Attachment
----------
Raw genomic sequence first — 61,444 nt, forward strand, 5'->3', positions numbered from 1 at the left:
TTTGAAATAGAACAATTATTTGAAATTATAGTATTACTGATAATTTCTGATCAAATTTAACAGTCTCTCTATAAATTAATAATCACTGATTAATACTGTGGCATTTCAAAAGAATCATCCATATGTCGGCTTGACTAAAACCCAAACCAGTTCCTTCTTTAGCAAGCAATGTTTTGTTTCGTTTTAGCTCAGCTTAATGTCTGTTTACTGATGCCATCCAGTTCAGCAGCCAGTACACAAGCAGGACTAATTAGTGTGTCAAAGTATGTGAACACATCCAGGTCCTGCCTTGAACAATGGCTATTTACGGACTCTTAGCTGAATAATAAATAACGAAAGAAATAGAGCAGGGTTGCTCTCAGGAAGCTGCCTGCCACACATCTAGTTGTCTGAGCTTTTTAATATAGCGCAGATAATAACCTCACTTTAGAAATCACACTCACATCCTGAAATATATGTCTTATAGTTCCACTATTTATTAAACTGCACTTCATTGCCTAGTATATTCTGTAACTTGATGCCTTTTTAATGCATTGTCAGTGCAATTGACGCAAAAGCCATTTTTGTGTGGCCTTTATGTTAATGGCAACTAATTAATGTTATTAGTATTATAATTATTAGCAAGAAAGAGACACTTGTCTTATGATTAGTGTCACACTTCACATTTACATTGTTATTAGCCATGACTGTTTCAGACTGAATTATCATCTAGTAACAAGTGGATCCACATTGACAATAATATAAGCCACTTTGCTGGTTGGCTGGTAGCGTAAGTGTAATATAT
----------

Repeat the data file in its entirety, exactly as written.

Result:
Raw genomic sequence first — 61,444 nt, forward strand, 5'->3', positions numbered from 1 at the left:
TTTGAAATAGAACAATTATTTGAAATTATAGTATTACTGATAATTTCTGATCAAATTTAACAGTCTCTCTATAAATTAATAATCACTGATTAATACTGTGGCATTTCAAAAGAATCATCCATATGTCGGCTTGACTAAAACCCAAACCAGTTCCTTCTTTAGCAAGCAATGTTTTGTTTCGTTTTAGCTCAGCTTAATGTCTGTTTACTGATGCCATCCAGTTCAGCAGCCAGTACACAAGCAGGACTAATTAGTGTGTCAAAGTATGTGAACACATCCAGGTCCTGCCTTGAACAATGGCTATTTACGGACTCTTAGCTGAATAATAAATAACGAAAGAAATAGAGCAGGGTTGCTCTCAGGAAGCTGCCTGCCACACATCTAGTTGTCTGAGCTTTTTAATATAGCGCAGATAATAACCTCACTTTAGAAATCACACTCACATCCTGAAATATATGTCTTATAGTTCCACTATTTATTAAACTGCACTTCATTGCCTAGTATATTCTGTAACTTGATGCCTTTTTAATGCATTGTCAGTGCAATTGACGCAAAAGCCATTTTTGTGTGGCCTTTATGTTAATGGCAACTAATTAATGTTATTAGTATTATAATTATTAGCAAGAAAGAGACACTTGTCTTATGATTAGTGTCACACTTCACATTTACATTGTTATTAGCCATGACTGTTTCAGACTGAATTATCATCTAGTAACAAGTGGATCCACATTGACAATAATATAAGCCACTTTGCTGGTTGGCTGGTAGCGTAAGTGTAATATAT